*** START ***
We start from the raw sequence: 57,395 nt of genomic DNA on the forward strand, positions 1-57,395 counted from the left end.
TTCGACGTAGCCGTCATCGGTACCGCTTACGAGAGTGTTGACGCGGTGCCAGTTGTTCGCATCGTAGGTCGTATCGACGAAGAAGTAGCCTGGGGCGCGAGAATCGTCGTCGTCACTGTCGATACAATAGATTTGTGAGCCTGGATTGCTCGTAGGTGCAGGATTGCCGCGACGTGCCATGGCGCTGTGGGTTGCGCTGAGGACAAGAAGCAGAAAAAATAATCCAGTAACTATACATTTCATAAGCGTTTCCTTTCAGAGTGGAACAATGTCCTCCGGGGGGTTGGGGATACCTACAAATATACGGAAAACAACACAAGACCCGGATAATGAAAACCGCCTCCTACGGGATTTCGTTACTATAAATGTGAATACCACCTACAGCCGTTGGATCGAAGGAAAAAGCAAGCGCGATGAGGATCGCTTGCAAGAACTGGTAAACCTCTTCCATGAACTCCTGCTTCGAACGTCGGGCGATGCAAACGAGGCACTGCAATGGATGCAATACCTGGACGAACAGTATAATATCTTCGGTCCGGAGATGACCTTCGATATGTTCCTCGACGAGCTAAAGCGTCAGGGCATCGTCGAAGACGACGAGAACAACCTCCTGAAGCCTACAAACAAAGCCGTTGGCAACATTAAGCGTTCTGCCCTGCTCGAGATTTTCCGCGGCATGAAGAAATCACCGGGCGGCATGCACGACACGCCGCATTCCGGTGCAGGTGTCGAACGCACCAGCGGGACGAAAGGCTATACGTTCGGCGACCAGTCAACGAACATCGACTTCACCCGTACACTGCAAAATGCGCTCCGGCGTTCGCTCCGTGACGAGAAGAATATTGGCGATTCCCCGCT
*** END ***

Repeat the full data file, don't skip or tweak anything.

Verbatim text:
We start from the raw sequence: 57,395 nt of genomic DNA on the forward strand, positions 1-57,395 counted from the left end.
TTCGACGTAGCCGTCATCGGTACCGCTTACGAGAGTGTTGACGCGGTGCCAGTTGTTCGCATCGTAGGTCGTATCGACGAAGAAGTAGCCTGGGGCGCGAGAATCGTCGTCGTCACTGTCGATACAATAGATTTGTGAGCCTGGATTGCTCGTAGGTGCAGGATTGCCGCGACGTGCCATGGCGCTGTGGGTTGCGCTGAGGACAAGAAGCAGAAAAAATAATCCAGTAACTATACATTTCATAAGCGTTTCCTTTCAGAGTGGAACAATGTCCTCCGGGGGGTTGGGGATACCTACAAATATACGGAAAACAACACAAGACCCGGATAATGAAAACCGCCTCCTACGGGATTTCGTTACTATAAATGTGAATACCACCTACAGCCGTTGGATCGAAGGAAAAAGCAAGCGCGATGAGGATCGCTTGCAAGAACTGGTAAACCTCTTCCATGAACTCCTGCTTCGAACGTCGGGCGATGCAAACGAGGCACTGCAATGGATGCAATACCTGGACGAACAGTATAATATCTTCGGTCCGGAGATGACCTTCGATATGTTCCTCGACGAGCTAAAGCGTCAGGGCATCGTCGAAGACGACGAGAACAACCTCCTGAAGCCTACAAACAAAGCCGTTGGCAACATTAAGCGTTCTGCCCTGCTCGAGATTTTCCGCGGCATGAAGAAATCACCGGGCGGCATGCACGACACGCCGCATTCCGGTGCAGGTGTCGAACGCACCAGCGGGACGAAAGGCTATACGTTCGGCGACCAGTCAACGAACATCGACTTCACCCGTACACTGCAAAATGCGCTCCGGCGTTCGCTCCGTGACGAGAAGAATATTGGCGATTCCCCGCT